Durata Therapeutics (NASDAQ:DRTX) is developing Dalbavancin, an intravenous antibiotic product candidate, for the treatment of patients with acute bacterial skin and skin structure infections, or ABSSSI. I am interested in DRTX not only because it's a biotech company with significant near-term catalysts, which I'll elaborate on later, but also because of the venture capitals that back the company behind the scene. I am intrigued by the history of deal-makings of these venture firms.
In 2009, five venture firms formed Durata to acquire Pfizer subsidiary Vicuron and its Phase III drug, Dalbavancin. The five firms are Aisling Capital, Canaan Partner, Domain Associates, New Leaf Venture Partners and Sofinnova Ventures. This transaction enabled venture firms to piggyback on the highly valuable investment that has gone into an asset that is no longer priority for Pfizer. Pfizer paid $1.9 Billion for Vicuron in 2005. Among the drugs, Dalbavancin was touted as the top program. At that time, Dalbavancin had already successfully completed three Phase 3 trials. These trials were completed in May and June 2004 and were designed and conducted pursuant to prior FDA guideline, which the FDA revised in 2010 and are no longer in effect. The spin-out of Dalbavancin from Pfizer is not because anything went wrong with the drug per se, but simply the prolonged development timeline no longer fit the Pfizer's strategic planning.
Clearly, Venture investors saw an unusual opportunity in Dalbavancin. New Leaf Managing Director Ron Hunt said, "Because of once-a-week dosing, we think it has the opportunity to be quite a large drug." The dosing advantage could limit or even eliminate the admission of patients for treatment in the hospital, and thus reduce overall cost to the healthcare system, improve patient compliance and decrease the spread and cost of MRSA. Although Dalbavancin does not have an oral form, it is also appropriate for use in oral step-down segments of treatment. Patients receiving oral treatments have significantly lower compliance rate and, as a result, may be at increased risk for hospital readmission.
These venture firms are highly experienced and have long successful history in investing antibiotics field. In 2009, Calixa Therapeutics, an antibiotics start-up funded by Canaan, Domain and Frazier Healthcare Ventures, was acquired by Cubis for $402.5 million in cash and milestones. Canaan, Domain and New Leaf were also among the investors in Cerexa Inc., an antibiotics company acquired by Forest Lab in 2007 for just under $500 million. In April 2008, Aisling, Domain, Alta Partners and Arboretum Ventures funded Esperion Therapeutics Inc., which is also a spin-out from Pfizer.
If history is any indication, the venture capitals could very likely strike another deal and sell Durata to some big pharmas in the near future. Although the timing of M&A could be highly un-predictable, Durata also offers traders a series of highly predictable near-term catalysts.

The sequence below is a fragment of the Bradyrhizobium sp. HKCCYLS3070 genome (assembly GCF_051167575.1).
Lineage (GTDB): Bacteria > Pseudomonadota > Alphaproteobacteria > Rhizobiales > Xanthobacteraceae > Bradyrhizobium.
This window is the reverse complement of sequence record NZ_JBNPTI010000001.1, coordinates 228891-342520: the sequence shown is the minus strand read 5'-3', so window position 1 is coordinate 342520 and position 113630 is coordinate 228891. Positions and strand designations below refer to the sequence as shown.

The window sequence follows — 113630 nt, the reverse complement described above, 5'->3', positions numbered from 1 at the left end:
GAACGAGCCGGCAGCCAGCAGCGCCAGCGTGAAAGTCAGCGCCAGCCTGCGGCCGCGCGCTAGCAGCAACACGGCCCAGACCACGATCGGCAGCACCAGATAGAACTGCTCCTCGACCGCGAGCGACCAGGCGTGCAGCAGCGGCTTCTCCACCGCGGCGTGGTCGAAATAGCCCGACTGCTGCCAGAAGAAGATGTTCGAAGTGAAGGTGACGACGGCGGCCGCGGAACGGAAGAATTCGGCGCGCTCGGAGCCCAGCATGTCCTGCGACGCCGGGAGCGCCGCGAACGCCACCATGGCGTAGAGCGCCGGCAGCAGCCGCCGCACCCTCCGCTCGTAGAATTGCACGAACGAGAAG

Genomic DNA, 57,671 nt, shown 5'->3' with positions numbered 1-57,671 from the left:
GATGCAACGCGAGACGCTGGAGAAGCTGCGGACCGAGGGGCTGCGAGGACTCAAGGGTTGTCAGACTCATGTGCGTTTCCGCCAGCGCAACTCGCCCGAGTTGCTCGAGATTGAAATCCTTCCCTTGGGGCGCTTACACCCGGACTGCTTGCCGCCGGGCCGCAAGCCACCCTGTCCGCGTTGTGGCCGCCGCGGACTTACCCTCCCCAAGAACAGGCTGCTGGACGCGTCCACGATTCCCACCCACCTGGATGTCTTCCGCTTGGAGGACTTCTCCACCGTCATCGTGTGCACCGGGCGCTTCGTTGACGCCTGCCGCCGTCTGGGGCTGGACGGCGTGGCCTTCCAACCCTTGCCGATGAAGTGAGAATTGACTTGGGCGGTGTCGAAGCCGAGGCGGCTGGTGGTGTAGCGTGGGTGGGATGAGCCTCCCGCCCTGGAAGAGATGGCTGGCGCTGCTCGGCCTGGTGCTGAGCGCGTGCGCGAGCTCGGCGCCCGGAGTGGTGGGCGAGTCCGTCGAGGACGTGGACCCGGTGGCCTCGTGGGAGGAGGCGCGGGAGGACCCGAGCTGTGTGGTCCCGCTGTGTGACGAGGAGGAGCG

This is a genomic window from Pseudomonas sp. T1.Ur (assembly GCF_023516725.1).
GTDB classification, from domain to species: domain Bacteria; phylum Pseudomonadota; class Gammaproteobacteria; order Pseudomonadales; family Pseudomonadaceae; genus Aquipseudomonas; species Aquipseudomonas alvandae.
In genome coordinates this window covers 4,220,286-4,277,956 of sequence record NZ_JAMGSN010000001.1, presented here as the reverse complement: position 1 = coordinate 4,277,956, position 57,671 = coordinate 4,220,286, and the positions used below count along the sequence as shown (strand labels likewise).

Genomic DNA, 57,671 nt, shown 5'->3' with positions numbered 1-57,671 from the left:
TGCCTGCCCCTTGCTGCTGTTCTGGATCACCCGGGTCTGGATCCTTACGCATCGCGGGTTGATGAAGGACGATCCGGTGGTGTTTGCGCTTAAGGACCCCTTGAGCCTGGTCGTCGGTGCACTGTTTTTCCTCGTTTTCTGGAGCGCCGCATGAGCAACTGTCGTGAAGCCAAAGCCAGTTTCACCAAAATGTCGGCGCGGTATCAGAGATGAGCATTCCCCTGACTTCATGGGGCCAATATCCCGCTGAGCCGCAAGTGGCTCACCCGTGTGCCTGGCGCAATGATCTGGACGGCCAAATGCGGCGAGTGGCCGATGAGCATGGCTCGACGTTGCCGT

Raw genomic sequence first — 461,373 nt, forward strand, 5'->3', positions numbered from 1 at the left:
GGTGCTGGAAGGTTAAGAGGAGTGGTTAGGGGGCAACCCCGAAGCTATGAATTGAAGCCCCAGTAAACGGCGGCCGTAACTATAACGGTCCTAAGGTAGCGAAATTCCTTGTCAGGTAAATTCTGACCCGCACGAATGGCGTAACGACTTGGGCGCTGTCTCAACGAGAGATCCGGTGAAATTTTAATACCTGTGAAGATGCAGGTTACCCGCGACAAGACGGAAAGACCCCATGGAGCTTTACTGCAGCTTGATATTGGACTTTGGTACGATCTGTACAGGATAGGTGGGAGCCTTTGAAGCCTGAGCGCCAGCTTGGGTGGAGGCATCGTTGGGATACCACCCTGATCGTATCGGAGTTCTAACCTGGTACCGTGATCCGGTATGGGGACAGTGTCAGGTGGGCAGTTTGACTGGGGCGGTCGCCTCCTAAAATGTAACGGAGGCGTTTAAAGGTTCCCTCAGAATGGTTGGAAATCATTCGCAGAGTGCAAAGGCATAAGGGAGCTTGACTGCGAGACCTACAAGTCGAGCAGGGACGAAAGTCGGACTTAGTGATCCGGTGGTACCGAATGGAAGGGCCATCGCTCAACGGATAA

The company is expected to file NDA in the mid-2013 and MAA at the end of 2013. Run-up to PDUFA has been a classic trade in biotech world. In my opinion, Durata is in a near perfect set-up for such run-up. When I evaluate the potential run-up trades, I consider below factors:
- Clinical risk
- Financial risk
- Current stock price and chart
Now let's evaluate Durata against these factors.
There is almost no clinical risk at this point now. The company has successfully completed two Phase 3 trials under SPA. All the primary and secondary end points are met. The table below summarizes the results.
The company has $46M cash at Q1 2013, raised another $54M in April, and $20M debt financing. At current burn rate $15M per quarter, the company is well funded till the mid-2015. By then, the company could already be profitable.
Current Stock Price and chart
Right now Durata is trading near 52-week low and around strong support line. I expect it will reach $10 at minimum in the next several months.
Five analysts covered Durata. According to Yahoo Finance, the high target is $17 and low target is $12. Even if the stock reaches the low target, the 70% return is still very impressive.
DRTX's current market cap is $194M. The nearest competitors, TSRX and CEMP are valued at $370M and $194M. CEMP is no-where near NDA filing yet. I expect DRTX will close the valuation gap once it gets more attentions. All the insiders and venture capitals never sold a single share since IPO. They know better than anybody else that DRTX is under-valued.
In summary, the current weakness of stock price offers a great opportunity to buy DRTX, not only for the inevitable run-up to NDA filing and PDUFA, but also a lottery ticket for potential buy-out.
Disclosure: I am long DRTX. I wrote this article myself, and it expresses my own opinions. I am not receiving compensation for it. I have no business relationship with any company whose stock is mentioned in this article.